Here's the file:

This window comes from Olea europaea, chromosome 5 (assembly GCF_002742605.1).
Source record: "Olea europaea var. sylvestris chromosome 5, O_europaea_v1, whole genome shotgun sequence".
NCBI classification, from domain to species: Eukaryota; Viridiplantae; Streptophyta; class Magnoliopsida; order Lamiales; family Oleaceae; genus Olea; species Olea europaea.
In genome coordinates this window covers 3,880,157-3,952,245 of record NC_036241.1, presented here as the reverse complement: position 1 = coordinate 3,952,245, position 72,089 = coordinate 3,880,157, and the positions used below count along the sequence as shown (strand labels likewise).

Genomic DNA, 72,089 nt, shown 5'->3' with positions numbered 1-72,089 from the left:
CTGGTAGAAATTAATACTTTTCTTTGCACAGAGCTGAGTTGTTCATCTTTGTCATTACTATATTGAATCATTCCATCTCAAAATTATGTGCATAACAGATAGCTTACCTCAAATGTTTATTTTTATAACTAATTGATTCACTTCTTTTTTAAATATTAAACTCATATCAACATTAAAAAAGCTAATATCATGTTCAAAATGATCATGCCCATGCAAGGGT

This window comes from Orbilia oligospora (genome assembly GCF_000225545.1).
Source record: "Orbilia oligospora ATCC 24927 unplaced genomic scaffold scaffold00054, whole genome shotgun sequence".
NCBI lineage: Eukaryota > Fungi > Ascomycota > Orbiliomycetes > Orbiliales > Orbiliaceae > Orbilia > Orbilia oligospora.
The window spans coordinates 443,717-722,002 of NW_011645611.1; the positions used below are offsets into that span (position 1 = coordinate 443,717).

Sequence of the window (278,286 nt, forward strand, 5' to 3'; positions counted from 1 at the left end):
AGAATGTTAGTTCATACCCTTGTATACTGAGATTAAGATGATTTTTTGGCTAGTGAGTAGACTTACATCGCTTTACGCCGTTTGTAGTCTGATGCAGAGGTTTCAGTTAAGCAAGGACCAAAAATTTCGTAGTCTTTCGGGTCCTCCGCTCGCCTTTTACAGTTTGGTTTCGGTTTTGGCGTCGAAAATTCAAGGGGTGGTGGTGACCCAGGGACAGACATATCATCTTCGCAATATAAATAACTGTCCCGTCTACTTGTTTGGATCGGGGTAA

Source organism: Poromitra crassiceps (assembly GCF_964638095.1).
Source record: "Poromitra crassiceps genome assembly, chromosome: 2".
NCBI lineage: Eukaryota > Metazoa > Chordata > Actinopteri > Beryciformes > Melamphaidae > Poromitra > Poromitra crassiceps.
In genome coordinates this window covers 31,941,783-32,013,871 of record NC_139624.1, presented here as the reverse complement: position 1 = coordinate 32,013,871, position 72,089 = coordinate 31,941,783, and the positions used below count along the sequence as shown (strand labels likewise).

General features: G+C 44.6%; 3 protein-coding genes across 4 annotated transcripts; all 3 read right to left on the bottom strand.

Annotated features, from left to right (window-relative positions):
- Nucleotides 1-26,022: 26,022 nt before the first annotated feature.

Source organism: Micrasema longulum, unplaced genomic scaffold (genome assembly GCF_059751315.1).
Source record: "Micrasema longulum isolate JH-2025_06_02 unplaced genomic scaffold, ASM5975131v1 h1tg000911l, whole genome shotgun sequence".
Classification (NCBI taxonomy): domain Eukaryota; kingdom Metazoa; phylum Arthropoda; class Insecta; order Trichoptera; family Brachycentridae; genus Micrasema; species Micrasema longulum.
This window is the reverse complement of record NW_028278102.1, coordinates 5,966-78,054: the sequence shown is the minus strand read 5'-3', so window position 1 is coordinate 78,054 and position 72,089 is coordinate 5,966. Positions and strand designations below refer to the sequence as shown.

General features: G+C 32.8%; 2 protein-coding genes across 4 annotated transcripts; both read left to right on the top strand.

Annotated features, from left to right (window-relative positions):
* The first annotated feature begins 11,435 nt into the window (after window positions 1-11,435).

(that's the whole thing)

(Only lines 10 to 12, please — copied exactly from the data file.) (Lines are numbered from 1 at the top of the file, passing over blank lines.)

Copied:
The window spans coordinates 443,717-722,002 of NW_011645611.1; the positions used below are offsets into that span (position 1 = coordinate 443,717).

Sequence of the window (278,286 nt, forward strand, 5' to 3'; positions counted from 1 at the left end):
AGAATGTTAGTTCATACCCTTGTATACTGAGATTAAGATGATTTTTTGGCTAGTGAGTAGACTTACATCGCTTTACGCCGTTTGTAGTCTGATGCAGAGGTTTCAGTTAAGCAAGGACCAAAAATTTCGTAGTCTTTCGGGTCCTCCGCTCGCCTTTTACAGTTTGGTTTCGGTTTTGGCGTCGAAAATTCAAGGGGTGGTGGTGACCCAGGGACAGACATATCATCTTCGCAATATAAATAACTGTCCCGTCTACTTGTTTGGATCGGGGTAA